• There are about 50 different varieties of artichokes, but only the Green Globe is grown commercially in the U.S.

Did you know?

The United States Department of Agriculture ranked artichokes as the number one vegetable in antioxidant count. Among the most powerful phytonutrients are Cynarin and Silymarin, which have strong positive effects on the liver. In fact, over the years, artichokes have been reputed to help in the cure of liver diseases, liver cancer and to cure hangovers!


Artichoke FAQs

What part of the artichoke is poisonous?

The remaining parts of the artichoke, the outer portion of the leaves, the hairy stuff at the bottom (called the choke), and the stem, should never, under any circumstances, be eaten. No parts of the vegetable are poisonous, but attempting to eat an entire artichoke can have serious consequences.

What does an artichoke taste like?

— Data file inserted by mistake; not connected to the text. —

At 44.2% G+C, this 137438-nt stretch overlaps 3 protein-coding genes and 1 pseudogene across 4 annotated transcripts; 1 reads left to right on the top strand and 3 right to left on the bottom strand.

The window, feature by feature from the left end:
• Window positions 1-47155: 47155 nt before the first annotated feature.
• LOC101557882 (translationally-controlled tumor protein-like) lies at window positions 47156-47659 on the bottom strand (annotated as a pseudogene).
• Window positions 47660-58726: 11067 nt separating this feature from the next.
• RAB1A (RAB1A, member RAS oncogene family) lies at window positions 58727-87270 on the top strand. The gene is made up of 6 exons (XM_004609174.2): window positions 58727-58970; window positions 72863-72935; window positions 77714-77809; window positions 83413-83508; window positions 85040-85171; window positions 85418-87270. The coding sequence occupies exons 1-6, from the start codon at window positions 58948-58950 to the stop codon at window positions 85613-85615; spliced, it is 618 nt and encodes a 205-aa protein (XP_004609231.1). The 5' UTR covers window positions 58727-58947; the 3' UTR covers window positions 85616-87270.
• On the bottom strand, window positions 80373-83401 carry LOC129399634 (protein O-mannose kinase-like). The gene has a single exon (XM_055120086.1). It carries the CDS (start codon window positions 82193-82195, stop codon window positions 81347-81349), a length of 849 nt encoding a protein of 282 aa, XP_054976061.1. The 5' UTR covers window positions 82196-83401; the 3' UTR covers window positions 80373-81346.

When eaten raw, artichokes retain a much firmer texture and a bitter taste. Cooking both softens the texture and produces a blender flavor making it similar to boiled potatoes. As for whether you’ll like artichokes or not – they have a similar taste to asparagus and brussels sprouts with a mild nutty flavor.

What is the healthiest way to eat artichokes?

With a knife or spoon, scrape out and discard the inedible fuzzy part (called the “choke”) covering the artichoke heart. Cut the heart into pieces and eat: Underneath the artichoke choke is the heart. Cut the heart into pieces and dip into melted butter, a vinaigrette, or a sauce to eat.